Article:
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Neighborhood permit parking under scrutiny
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It was last summer that the Ripon Police Department met with concerns residents of the neighborhood near the Stanislaus River
Folks in the area better known as the Ripon Bluffs had fears of criminal activity, being squeezed out by visitors due to the limited parking, possibility of vegetation fire, not to mention the overall condition of nearby Mavis Stouffer Park along the bike / pedestrian bridge at the Stanislaus River.
According to police Chief Ed Ormonde, usage of this city park in the southeast area adjacent to Highway 99 had spiked up dramatically in recent years due to “the free usage, easy access, and safety of the area,” he said in his report at the Aug. 9 Ripon City Council meeting.
A neighborhood committee was developed.
This gave police ongoing communications with the group – they conducted two informal meetings with the neighborhood residents while developing an ordinance.
The result of that was the start of the Residential Parking Permit Program in March by the Ripon Bluffs neighborhood.
Ormonde indicated a significant numbers of residents were interested in the plan yet not enough ‘yes’ ballots were returned for passage.
As a result, sections of the Ripon Bluffs requested re-votes.
Take the Reynolds Avenue residents, for one. In July 2015, they had enough votes to implement the Reynolds Avenue Parking Permit Program.
Residents of the 400 block of Meyenberg Avenue and McBrian Drive recently followed suit, requesting a re-vote for that particular area only.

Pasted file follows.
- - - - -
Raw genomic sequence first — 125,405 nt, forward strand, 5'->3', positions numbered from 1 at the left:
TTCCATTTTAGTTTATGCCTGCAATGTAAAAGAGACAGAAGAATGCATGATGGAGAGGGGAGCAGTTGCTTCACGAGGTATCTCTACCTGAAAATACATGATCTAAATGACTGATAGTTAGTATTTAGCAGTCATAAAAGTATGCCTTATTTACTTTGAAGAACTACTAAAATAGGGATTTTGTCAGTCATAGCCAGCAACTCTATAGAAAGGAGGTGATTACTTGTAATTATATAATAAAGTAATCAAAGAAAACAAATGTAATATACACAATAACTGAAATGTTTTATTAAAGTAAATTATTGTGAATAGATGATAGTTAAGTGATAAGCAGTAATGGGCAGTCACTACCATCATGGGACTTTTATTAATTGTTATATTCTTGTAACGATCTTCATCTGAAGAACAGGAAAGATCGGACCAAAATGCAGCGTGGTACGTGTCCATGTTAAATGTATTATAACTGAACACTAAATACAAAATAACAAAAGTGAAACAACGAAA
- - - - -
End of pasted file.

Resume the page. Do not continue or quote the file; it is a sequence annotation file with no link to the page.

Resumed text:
That request also called for instituting a parking permit program but only between the start of the Memorial Day weekend throughout the Labor Day weekend.
Folks from this particular area managed to get two-third votes in support of the program and enough for passage.
Elected leaders have questioned the program.
“When we approved the process, I thought the parking permits were for all the time,” Councilman Leo Zuber said. “This is step one towards customized parking – I don’t agreed with it.”
Ditto that for Mayor Jake Parks. “The program was to help alleviate traffic in the area and by adding customized dates it could create more issues and take away time and resources from our police department,” he said.
The dates were presented on the ballot, Ormonde said.
He added: “The groups coming forward are from the areas that are most affected (by the concerns) and would’ve passed if they came forward originally as individual groups.”
Since then, another group has come forward. The 400 block of South Manley submitted a proposal and was scheduled to vote on the parking permit ordinance last week.
Council members did vote 5-0 in favor of the Meyerberg Avenue and McBrian Drive as a Residential Parking Permit-required area but with the caveat of a two-year implementation limit.
After that, they’ll be able to re-consider the ordinance.

To contact reporter Vince Rembulat, e-mail